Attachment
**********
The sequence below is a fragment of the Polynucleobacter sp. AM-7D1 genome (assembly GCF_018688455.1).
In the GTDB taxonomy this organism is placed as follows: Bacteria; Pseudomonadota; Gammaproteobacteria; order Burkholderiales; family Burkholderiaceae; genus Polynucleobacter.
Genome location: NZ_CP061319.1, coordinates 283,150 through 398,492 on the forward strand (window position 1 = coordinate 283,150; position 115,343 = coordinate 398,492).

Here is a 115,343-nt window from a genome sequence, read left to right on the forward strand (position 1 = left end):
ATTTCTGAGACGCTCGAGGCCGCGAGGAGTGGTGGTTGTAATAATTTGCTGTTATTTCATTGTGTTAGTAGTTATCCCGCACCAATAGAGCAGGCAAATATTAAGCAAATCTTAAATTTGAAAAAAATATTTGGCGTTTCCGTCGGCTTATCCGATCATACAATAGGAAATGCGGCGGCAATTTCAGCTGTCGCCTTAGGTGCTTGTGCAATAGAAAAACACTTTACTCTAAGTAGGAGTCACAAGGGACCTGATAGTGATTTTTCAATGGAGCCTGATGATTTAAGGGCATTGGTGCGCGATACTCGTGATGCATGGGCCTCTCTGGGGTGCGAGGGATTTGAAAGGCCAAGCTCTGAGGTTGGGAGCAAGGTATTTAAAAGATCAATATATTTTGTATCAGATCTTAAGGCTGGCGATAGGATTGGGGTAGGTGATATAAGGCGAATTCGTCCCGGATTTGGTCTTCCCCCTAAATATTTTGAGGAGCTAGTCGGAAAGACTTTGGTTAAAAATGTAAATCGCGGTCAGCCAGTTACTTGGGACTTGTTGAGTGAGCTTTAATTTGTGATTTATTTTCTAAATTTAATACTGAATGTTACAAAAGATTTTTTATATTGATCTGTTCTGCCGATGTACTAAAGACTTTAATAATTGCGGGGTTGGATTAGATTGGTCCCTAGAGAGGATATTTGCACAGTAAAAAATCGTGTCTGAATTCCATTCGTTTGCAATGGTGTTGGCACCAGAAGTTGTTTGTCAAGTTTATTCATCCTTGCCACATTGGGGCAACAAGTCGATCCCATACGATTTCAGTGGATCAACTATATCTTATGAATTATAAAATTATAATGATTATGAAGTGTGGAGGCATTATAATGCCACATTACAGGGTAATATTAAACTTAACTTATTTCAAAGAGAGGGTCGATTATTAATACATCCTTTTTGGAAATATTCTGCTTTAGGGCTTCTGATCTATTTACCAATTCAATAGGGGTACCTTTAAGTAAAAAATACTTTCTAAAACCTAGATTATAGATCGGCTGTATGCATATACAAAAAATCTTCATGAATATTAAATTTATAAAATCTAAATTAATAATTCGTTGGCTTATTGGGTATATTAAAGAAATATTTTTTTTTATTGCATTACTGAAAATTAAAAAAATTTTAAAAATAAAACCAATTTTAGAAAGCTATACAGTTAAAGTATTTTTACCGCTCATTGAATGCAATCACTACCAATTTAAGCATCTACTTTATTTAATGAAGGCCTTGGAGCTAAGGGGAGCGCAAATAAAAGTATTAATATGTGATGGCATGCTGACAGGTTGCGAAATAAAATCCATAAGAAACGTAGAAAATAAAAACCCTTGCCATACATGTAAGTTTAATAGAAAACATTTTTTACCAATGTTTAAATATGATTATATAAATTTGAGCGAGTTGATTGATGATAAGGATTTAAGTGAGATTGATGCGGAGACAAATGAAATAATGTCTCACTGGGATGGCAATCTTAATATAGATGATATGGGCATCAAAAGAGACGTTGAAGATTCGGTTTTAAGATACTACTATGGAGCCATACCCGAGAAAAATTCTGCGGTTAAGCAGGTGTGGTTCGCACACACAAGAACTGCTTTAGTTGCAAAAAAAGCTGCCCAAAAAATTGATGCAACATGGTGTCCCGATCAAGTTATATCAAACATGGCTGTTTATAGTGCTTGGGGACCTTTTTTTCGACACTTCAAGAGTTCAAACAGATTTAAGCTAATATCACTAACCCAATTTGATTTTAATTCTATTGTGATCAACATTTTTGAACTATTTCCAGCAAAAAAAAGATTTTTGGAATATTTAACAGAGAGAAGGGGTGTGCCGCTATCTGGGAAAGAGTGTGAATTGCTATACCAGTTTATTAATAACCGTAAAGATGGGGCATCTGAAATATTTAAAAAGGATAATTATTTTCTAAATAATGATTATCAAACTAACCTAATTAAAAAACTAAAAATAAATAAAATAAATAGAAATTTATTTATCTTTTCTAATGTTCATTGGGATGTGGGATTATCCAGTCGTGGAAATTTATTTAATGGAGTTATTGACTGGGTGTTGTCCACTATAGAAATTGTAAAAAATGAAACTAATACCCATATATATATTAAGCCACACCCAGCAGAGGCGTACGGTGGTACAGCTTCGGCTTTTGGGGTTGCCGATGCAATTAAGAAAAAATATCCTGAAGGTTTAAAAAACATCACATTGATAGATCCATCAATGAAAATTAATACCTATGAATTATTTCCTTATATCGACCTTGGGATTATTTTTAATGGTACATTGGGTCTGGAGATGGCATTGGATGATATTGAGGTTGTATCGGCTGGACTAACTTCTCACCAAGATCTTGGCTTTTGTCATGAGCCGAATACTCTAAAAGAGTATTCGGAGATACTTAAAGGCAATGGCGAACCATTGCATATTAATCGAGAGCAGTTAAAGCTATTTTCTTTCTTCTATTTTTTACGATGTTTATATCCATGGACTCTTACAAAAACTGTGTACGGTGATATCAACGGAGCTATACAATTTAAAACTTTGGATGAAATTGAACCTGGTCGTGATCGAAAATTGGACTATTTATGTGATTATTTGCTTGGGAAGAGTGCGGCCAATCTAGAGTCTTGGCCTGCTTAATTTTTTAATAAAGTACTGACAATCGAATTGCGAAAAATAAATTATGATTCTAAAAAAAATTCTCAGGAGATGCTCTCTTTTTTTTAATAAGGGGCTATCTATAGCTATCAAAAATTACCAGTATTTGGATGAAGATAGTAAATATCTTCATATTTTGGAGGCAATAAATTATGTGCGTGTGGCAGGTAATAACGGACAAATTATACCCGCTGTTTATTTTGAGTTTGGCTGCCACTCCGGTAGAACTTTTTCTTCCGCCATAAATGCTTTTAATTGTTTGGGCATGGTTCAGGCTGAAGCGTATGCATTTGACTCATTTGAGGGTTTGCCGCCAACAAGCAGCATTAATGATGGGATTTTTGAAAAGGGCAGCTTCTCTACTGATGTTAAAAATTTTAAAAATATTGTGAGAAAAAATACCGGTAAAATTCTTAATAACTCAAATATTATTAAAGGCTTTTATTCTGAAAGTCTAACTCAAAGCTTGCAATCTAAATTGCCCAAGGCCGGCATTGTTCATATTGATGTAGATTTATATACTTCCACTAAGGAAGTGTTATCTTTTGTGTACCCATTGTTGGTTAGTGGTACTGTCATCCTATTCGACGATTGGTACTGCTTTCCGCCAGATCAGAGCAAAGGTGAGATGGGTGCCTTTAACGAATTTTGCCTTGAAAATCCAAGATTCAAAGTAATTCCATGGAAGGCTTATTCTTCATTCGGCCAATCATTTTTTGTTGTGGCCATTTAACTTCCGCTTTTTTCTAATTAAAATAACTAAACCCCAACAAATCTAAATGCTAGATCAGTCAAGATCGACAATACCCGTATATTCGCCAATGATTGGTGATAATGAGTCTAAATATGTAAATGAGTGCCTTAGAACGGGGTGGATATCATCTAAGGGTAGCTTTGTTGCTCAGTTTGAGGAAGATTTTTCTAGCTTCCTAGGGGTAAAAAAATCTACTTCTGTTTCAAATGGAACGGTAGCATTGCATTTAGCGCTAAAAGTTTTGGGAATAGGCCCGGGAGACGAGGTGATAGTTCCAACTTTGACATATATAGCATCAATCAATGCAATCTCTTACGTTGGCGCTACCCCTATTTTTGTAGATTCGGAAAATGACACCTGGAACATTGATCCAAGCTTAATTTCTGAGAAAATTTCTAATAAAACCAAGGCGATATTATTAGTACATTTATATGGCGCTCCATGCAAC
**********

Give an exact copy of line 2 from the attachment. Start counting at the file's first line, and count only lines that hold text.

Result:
In the GTDB taxonomy this organism is placed as follows: Bacteria; Pseudomonadota; Gammaproteobacteria; order Burkholderiales; family Burkholderiaceae; genus Polynucleobacter.